Do you know what happens when you search on Google Images Gaborone, Botswana? You don’t get much material. Mostly low to medium-pixel photos of views from hotels, stock photos, photos to promote airlines, or photos from visitors to the region of Kgale Hill. Without searching, we already know that the quality of results would be dramatically different if you searched for, say, Tokyo, Japan, Brasilia, Brazil, or Vienna, Austria. Something I’d like to see change would be to increase the quality and breadth of images available on major search engines, such as Google, to the world of non-scholars or non-specialists. I only wonder how Google selects images to index for certain search queries.

Moving on…I’m currently finishing up reading the book Saturday is for Funerals by Unity Dow and Max Essex. Keep looking this weekend for a post about the book.

Tsamaya sentleGoodbye

This week I’ll leave you with a song. “Paradigm” by Ani Difranco. The first verse and chorus really leave me with how I felt about democracy when I was little. Or at least how I thought democracy, and therefore, our government should be viewed. Without further ado, here it is.

  1. Megan says:

    I really enjoyed reading your posts. I really loved the idea of transformation and how pictures have such power behind them. Your point about the quality of images for places like Botswana on Google serious struck me like a slap in the face. Why is it that places that really need help via the power of photos don’t have any pictures? As for this being your first blog and for school no less, you are doing an awesome job and I look forward to reading more!

  2. Lexie says:

    I don’t know how much you’ve learned in the past about Africa, but when I started learning about the region, I definitely was shocked by the disparities in pretty much every context.

    I think this is a great, current example:

  3. alan says:

    Haven’t read it yet, but The Bang Bang Club is supposed to be really good. The photos they came up with are pretty amazing. A movie about them came out last fall. Ehhhh, I’ll just order the book right now.

  4. Rainy says:

    The images we “see”, whether we see them in print or on the web, are the “most popular”, “most viewed”, or “most” something. Certainly, many of them portray a powerful picture. Yet why just those particular images??? My jaded, old opinion is that much of what we see is controlled by the media. But we often have more control than we think if we just search a few more pages, not just the first three on Google. Our impatience and hurry-up attitudes are partly at fault. Your point about the need for more images is well taken. I hope you and your class document your life experiences, whether they are in Botswana or elsewhere. And yes, I believe the images that are embedded in our minds are the basis for much of our stereotyping; unfortunately, those are not easily erased.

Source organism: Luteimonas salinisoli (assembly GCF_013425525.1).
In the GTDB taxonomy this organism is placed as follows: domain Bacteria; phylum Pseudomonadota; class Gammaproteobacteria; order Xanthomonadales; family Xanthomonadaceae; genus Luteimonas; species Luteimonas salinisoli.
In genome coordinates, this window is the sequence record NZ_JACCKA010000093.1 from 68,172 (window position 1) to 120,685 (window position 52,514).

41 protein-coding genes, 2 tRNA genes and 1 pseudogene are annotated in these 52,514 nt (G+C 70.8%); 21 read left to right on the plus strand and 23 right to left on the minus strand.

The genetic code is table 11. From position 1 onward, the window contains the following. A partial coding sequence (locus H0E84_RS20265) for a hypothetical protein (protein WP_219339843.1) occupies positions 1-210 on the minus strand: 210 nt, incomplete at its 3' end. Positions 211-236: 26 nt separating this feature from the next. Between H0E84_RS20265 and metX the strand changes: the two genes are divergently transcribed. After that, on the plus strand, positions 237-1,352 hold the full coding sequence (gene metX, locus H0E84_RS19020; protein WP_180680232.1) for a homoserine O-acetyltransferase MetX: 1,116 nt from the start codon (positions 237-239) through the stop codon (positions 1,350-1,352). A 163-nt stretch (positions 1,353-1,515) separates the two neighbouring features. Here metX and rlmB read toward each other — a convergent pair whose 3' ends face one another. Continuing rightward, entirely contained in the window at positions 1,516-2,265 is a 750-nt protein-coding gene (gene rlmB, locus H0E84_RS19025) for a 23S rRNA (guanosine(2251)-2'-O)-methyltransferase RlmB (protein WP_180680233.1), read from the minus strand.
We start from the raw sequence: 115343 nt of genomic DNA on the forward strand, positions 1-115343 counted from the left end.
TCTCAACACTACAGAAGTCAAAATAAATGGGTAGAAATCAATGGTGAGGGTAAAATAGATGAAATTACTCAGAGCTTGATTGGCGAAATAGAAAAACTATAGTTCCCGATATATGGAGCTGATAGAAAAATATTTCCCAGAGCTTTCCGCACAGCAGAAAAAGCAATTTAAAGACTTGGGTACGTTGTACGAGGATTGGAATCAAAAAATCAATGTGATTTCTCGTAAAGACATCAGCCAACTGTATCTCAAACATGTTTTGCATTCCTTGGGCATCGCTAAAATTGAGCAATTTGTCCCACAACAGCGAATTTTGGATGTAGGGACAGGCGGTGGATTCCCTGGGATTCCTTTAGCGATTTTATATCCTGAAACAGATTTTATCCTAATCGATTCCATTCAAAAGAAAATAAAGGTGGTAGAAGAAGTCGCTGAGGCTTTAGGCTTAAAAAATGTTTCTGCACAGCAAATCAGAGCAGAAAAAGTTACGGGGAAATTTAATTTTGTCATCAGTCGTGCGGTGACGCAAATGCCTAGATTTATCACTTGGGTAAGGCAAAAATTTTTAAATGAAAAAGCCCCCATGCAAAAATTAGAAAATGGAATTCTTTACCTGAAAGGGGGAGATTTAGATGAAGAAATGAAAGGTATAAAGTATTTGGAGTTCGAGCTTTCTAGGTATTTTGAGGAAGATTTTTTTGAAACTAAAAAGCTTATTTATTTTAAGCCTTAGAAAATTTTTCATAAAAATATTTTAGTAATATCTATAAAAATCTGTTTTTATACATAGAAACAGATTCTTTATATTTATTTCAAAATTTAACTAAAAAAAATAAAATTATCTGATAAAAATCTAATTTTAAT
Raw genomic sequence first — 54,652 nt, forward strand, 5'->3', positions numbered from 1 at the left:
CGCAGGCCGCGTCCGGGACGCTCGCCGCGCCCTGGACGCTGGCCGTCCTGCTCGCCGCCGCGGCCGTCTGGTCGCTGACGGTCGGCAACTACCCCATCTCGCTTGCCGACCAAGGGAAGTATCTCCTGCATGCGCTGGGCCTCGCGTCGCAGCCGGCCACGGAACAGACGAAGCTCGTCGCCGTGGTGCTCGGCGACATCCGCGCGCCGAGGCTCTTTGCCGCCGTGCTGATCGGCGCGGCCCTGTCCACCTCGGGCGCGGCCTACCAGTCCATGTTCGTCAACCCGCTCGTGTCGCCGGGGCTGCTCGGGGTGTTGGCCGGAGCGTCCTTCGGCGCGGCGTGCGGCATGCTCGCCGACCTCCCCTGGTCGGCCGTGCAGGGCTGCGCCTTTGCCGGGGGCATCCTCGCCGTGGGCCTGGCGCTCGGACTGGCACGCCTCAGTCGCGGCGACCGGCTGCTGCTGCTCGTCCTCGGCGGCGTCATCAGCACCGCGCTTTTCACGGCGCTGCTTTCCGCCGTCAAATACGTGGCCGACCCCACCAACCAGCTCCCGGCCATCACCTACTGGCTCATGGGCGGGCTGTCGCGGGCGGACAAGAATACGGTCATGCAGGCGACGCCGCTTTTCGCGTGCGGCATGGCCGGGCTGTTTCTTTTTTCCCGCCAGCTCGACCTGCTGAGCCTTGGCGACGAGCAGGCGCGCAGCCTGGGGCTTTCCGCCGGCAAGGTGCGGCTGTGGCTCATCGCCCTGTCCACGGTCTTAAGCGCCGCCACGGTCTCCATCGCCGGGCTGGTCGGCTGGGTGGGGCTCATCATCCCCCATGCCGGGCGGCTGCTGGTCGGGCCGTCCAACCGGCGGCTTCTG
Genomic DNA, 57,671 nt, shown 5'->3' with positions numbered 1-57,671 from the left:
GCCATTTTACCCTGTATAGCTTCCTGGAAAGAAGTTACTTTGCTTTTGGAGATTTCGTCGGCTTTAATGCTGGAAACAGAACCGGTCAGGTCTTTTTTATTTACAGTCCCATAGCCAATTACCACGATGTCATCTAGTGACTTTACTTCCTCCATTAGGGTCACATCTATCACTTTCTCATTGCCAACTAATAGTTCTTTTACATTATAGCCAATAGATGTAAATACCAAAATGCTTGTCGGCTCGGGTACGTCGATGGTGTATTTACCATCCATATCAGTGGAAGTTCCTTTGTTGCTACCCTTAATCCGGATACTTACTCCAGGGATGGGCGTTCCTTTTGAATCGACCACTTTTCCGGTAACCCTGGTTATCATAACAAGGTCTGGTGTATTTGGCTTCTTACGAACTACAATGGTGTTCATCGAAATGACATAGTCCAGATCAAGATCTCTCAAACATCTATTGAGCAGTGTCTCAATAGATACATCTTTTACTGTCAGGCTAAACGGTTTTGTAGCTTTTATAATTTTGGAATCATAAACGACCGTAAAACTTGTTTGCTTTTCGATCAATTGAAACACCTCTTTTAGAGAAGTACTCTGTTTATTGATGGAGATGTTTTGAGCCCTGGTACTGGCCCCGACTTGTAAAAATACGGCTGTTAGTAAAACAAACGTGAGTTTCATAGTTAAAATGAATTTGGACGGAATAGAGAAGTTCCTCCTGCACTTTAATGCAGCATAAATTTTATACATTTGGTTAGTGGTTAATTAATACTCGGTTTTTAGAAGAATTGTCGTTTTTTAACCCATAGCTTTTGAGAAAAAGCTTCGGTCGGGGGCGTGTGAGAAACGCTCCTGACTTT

5. delvedibs says:

    Coming from someone who has an appreciation for photography it was refreshing to see someone who specifically pinpointed the effects of images. I agree with the notion that images evoke strong emotions (maybe even stronger than ANY words) that speak to us. What’s wonderful about images is that they are unique to everyones personal experience and have an impact on how we view they world. You mention the images that google produced. Its interesting to see how in the matter of seconds human mind can analyze these images to form an idea.

  6. Emily M. says:

    I really liked how your different examples of the photographs that have changed people’s thinking! One that always comes to mind for me is the picture of the young woman screaming right after a student was shot at Kent State during a Vietnam War protest. That’s one that helped turn the tide of opinions against fighting in Vietnam

    When Sugrue calls Detroit “transformed” from a prosperous town into a decaying pit, it’s a word that’s still applied in force today, mostly because of the images that are shown through the media. When you watch the news, most of the stories about Detroit are the bad ones, and they’re accompanied by video footage of burned out houses or empty neighborhoods. It doesn’t boost ratings to show happy stuff.

    One venue who is showing Detroit in a positive light is Johnny Knoxville’s documentary “Detroit Lives.” It shows images from a city that’s slowly starting to revive once again. I really liked it, check it out! 🙂

leave a comment

Leave a Reply

Your email address will not be published. Required fields are marked *